whatever the Dharma teachings that have been taught by all the Enlightened Buddhas, it is mainly to subdue this mind and to tame
this mind. It is to recognize the fault of the mind is conceptual thought, which is a very dualistic thing where there is always subject
and object, and this binds us into Samsara or cyclic existence. At the same time we try to realize its absolute nature,
to realize or recognize this, and that is the most important part of our practice.
When lama gives all these teachings, the practitioner receives them and tries to put them into practice and then they say,
"Oh! I recognize the nature of the mind!" But by just recognizing the conceptual mind, it is very difficult that one could attain
Enlightenment. That which creates all these emotions and conceptual thoughts - that is called the mind. But the actual practice
is of something which is beyond that kind of conceptual mind, which is known as wisdom. It is that which we need to realize.
So we cannot achieve the ultimate happiness just by recognizing the conceptual mind.
There are many kinds of practices¹ which aim to pacify all these kinds of negative thoughts and to control the afflicted mind,
to purify and abandon them. When we do these practices and achieve some tranquility through which we can concentrate our mind
and make it very stable, then we can perhaps concentrate our minds on the emptiness through which we may achieve some
realization. So when we practice meditation and manage to get kind of settled and stable, even having just a little bit of
experience of emptiness is really beneficial and can accumulate lots of merit.
Emptiness is not something like just remaining there without having thoughts or anything at all. It has been said in the texts that
if one does not know how to meditate properly on emptiness, then one can fall into the wrong pot. So one has to investigate the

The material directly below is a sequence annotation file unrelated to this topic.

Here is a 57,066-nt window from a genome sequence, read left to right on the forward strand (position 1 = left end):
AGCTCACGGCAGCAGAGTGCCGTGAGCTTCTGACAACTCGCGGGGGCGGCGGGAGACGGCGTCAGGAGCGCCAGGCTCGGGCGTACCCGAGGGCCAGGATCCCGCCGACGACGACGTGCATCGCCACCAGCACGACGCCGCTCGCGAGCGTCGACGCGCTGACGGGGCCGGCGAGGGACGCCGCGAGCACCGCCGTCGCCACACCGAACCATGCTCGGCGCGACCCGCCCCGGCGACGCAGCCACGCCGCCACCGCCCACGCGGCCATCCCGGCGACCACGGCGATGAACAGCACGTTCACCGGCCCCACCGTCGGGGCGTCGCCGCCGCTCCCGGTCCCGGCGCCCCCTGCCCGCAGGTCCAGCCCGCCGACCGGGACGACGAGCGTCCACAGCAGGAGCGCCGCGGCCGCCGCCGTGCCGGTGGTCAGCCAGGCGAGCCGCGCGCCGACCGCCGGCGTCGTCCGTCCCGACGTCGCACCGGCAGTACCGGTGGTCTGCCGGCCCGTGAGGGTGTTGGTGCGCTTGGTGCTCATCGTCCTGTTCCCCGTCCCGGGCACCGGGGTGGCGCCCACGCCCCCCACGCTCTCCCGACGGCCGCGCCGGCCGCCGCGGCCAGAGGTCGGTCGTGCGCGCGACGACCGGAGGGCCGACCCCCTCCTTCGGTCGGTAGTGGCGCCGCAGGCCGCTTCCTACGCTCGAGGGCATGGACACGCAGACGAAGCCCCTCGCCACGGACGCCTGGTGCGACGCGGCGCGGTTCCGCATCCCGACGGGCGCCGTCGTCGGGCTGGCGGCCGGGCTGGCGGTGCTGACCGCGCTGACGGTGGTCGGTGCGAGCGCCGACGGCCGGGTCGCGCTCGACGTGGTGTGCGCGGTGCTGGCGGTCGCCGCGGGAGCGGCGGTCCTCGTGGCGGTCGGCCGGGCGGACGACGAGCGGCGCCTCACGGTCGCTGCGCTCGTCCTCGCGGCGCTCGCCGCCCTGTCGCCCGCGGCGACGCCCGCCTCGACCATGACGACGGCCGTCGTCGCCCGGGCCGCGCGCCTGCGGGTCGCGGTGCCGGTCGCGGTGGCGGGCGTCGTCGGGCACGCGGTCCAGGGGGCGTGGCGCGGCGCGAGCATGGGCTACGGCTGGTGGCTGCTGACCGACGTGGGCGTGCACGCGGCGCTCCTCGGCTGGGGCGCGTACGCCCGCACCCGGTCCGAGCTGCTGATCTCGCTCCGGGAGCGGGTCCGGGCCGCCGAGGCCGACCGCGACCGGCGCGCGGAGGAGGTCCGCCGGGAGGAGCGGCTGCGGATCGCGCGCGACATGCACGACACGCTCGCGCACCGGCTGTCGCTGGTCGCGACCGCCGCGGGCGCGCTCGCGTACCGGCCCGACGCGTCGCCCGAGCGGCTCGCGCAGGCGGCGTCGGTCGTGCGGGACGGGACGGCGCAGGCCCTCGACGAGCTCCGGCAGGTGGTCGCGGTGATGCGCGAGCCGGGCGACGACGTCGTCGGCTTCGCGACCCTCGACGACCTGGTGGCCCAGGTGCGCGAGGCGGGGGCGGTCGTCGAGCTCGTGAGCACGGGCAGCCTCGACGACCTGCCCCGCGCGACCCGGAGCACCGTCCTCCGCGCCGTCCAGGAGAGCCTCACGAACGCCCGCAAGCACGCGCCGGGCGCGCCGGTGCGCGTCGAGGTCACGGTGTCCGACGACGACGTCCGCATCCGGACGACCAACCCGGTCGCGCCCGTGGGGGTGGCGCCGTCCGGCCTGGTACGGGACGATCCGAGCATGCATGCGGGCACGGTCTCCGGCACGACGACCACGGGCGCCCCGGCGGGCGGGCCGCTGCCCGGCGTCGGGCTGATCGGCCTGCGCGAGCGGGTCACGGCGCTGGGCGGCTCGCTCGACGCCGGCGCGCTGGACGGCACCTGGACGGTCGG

true nature of the mind in order to really establish its absolute nature as emptiness,
and this must be maintained through the practice of meditation.
Emptiness which is merely emptiness, and the emptiness which is the nature of mind, are two different things.
The one emptiness is kind of like nothingness. This kind of nothingness emptiness in the Dharma teachings is explained by the
example of the rabbit's horn - something which does not exist at all. But the emptiness of the mind, which does not have any
form or colors or shape, is in certain ways non-existing, but at the same time this mind is everything.
It is that which creates all these samsaric phenomena and all the nirvana phenomena.
When you do meditation practice, it is good to cut through all these conceptual thoughts. To be without any such thoughts and
then to remain in meditation is very beneficial. This is what is known as samatha or tranquility meditation. If one carries through
with such meditation practice for awhile, one begins to have some stability of the mind,
and then it is easier to achieve the vipassana or insight meditation practices.
All Dharma teachings and practices have to follow through the proper lineage. That is to say, the lama, the master,
must be really qualified to give these teachings. Then the disciple, the practitioner, if he or she has really strong devotion or
faith, can understand through his or her actual practice. There is no other way to give and receive these teachings.
So the lama, the master, must have that quality by which he can "read" the disciple's mind. When the lama has that quality -
the knowledge by which he realizes the mind-stream of the practitioner - then according to that knowledge he can give the
right introduction of the nature of the mind. For example, when the lama examines a practitioner, he can directly experience
whether or not the practitioner has the actual recognition of the nature of the mind.³
Other than that kind of direct mind-to-mind interaction, there is no way to explain, "Oh, the nature of mind is something like this." There are no words to handle it. If there was any kind of expressway diagram about the nature of the mind, then we could
just draw it and then explain, "Here! This is the nature of mind!" So it is important to carry through all the practices, constantly